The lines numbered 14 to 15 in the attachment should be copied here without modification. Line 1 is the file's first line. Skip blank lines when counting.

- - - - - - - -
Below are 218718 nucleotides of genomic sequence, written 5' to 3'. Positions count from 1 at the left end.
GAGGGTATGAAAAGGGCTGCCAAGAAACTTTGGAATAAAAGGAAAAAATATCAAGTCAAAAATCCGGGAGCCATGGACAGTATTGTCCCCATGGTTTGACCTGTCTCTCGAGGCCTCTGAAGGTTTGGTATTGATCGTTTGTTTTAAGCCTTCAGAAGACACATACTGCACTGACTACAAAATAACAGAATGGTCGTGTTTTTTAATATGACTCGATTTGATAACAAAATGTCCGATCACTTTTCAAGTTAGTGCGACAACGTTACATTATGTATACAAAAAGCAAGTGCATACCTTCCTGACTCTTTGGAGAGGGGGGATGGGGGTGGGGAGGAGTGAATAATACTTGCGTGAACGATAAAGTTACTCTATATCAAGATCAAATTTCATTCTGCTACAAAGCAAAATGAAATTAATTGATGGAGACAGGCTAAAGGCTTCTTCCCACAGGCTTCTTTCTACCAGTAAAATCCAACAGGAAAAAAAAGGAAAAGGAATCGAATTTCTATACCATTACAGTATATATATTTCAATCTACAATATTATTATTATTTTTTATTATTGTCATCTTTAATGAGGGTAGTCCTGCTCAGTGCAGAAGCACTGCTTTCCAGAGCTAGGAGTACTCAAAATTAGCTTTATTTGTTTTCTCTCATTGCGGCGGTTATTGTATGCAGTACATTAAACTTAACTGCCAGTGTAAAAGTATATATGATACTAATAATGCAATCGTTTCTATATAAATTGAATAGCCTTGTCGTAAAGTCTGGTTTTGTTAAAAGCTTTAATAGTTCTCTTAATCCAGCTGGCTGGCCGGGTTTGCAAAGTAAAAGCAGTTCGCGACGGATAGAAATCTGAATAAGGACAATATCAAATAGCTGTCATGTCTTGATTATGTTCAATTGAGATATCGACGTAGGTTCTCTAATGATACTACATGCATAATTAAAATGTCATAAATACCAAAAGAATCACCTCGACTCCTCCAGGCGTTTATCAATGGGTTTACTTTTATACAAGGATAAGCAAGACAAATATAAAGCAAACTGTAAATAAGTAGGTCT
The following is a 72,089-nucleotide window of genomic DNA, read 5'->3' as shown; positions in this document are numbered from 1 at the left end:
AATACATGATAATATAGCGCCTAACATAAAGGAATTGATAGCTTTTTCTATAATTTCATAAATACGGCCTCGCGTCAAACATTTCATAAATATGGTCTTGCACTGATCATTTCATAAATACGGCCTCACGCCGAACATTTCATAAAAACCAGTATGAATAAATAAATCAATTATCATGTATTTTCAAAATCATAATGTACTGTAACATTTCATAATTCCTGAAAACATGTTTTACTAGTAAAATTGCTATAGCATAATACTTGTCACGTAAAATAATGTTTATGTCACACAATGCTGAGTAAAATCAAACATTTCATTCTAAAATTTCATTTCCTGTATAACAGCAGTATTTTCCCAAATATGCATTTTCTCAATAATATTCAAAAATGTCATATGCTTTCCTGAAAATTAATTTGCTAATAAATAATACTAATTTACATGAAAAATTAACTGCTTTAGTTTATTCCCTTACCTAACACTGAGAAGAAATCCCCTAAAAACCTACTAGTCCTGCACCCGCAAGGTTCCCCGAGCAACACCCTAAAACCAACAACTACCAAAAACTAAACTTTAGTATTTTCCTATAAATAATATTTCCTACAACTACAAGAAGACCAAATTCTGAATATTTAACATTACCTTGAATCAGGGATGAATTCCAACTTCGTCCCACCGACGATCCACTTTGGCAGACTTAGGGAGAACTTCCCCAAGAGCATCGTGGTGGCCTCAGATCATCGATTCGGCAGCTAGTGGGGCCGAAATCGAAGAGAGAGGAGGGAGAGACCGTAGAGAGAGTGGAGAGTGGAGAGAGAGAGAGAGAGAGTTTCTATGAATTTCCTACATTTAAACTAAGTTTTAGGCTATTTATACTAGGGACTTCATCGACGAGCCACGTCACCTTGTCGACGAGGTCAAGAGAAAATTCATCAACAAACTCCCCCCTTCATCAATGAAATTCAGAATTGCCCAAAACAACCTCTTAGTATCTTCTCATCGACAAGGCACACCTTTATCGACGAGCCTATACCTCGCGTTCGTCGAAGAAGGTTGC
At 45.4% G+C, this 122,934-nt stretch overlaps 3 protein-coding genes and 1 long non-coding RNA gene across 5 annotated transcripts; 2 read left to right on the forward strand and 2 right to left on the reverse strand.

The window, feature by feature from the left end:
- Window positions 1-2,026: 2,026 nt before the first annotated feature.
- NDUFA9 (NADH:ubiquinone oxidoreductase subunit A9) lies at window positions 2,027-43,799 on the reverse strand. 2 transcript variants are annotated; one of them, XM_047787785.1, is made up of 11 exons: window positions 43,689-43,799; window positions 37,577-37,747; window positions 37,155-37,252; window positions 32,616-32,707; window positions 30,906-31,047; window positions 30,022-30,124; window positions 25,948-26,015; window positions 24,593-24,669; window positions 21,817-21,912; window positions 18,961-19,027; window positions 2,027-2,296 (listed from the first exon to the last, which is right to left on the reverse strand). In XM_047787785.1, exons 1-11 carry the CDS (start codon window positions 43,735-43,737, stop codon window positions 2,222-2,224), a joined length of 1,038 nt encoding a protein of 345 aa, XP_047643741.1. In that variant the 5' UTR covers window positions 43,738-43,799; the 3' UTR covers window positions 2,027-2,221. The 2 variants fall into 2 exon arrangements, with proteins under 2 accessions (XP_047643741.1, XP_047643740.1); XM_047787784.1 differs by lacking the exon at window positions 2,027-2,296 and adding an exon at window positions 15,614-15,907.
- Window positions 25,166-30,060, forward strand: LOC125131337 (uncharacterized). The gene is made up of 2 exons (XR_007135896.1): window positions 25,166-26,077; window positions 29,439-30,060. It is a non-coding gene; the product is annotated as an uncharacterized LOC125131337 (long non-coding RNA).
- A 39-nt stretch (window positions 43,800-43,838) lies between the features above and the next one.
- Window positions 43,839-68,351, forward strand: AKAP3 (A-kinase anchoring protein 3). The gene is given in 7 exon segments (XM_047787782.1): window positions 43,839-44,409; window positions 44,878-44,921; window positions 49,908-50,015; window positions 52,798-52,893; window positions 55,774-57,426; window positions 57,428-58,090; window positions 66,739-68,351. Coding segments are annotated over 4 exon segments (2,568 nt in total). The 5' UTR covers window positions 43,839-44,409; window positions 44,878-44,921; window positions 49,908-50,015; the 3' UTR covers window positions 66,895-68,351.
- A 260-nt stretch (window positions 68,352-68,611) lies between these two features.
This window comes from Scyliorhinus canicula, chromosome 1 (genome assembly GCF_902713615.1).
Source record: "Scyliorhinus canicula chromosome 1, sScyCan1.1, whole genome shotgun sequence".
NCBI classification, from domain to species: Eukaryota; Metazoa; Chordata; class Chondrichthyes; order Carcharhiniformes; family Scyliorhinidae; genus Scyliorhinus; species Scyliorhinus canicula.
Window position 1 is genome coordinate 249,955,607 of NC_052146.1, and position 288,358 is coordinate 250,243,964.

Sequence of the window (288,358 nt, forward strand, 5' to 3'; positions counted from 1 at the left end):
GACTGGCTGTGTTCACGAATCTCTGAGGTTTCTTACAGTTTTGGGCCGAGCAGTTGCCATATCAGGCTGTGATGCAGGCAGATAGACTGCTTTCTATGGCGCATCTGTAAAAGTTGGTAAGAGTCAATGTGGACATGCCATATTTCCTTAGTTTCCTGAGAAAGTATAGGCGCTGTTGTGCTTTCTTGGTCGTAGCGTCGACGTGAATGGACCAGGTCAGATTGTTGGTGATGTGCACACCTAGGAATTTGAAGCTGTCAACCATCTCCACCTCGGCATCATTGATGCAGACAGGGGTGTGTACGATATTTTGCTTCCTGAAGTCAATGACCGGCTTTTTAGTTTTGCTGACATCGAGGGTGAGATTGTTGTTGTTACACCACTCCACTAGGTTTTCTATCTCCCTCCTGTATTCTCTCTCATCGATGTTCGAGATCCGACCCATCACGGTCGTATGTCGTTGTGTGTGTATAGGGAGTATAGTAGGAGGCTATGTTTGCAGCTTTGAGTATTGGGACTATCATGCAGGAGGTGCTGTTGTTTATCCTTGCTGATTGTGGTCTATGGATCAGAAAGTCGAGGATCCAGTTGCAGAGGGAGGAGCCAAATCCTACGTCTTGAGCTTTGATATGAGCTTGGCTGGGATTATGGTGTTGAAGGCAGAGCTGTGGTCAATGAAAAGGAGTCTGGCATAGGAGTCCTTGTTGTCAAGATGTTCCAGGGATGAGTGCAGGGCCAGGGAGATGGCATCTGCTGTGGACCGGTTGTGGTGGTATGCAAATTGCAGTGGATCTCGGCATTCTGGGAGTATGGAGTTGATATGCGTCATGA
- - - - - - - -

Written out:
Source record: "Scyliorhinus canicula chromosome 1, sScyCan1.1, whole genome shotgun sequence".
NCBI classification, from domain to species: Eukaryota; Metazoa; Chordata; class Chondrichthyes; order Carcharhiniformes; family Scyliorhinidae; genus Scyliorhinus; species Scyliorhinus canicula.